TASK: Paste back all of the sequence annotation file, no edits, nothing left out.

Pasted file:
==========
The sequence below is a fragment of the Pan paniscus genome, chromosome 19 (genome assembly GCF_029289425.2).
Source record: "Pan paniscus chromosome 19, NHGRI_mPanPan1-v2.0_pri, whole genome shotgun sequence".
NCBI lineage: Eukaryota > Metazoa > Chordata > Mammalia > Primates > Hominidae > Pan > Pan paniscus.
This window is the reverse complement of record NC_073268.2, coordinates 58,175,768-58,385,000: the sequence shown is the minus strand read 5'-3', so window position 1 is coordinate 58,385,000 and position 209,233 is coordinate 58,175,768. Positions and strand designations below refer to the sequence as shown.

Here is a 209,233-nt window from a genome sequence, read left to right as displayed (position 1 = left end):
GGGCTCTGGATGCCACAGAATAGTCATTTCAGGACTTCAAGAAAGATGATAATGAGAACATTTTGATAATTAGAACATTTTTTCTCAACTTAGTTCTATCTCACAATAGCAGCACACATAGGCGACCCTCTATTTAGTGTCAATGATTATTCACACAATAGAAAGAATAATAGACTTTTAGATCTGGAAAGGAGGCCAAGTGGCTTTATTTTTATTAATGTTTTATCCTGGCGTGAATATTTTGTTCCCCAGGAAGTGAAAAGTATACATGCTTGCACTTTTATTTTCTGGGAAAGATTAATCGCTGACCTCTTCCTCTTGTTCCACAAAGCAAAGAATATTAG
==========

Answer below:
The sequence below is a fragment of the Pan paniscus genome, chromosome 19 (genome assembly GCF_029289425.2).
Source record: "Pan paniscus chromosome 19, NHGRI_mPanPan1-v2.0_pri, whole genome shotgun sequence".
NCBI lineage: Eukaryota > Metazoa > Chordata > Mammalia > Primates > Hominidae > Pan > Pan paniscus.
This window is the reverse complement of record NC_073268.2, coordinates 58,175,768-58,385,000: the sequence shown is the minus strand read 5'-3', so window position 1 is coordinate 58,385,000 and position 209,233 is coordinate 58,175,768. Positions and strand designations below refer to the sequence as shown.

Here is a 209,233-nt window from a genome sequence, read left to right as displayed (position 1 = left end):
GGGCTCTGGATGCCACAGAATAGTCATTTCAGGACTTCAAGAAAGATGATAATGAGAACATTTTGATAATTAGAACATTTTTTCTCAACTTAGTTCTATCTCACAATAGCAGCACACATAGGCGACCCTCTATTTAGTGTCAATGATTATTCACACAATAGAAAGAATAATAGACTTTTAGATCTGGAAAGGAGGCCAAGTGGCTTTATTTTTATTAATGTTTTATCCTGGCGTGAATATTTTGTTCCCCAGGAAGTGAAAAGTATACATGCTTGCACTTTTATTTTCTGGGAAAGATTAATCGCTGACCTCTTCCTCTTGTTCCACAAAGCAAAGAATATTAG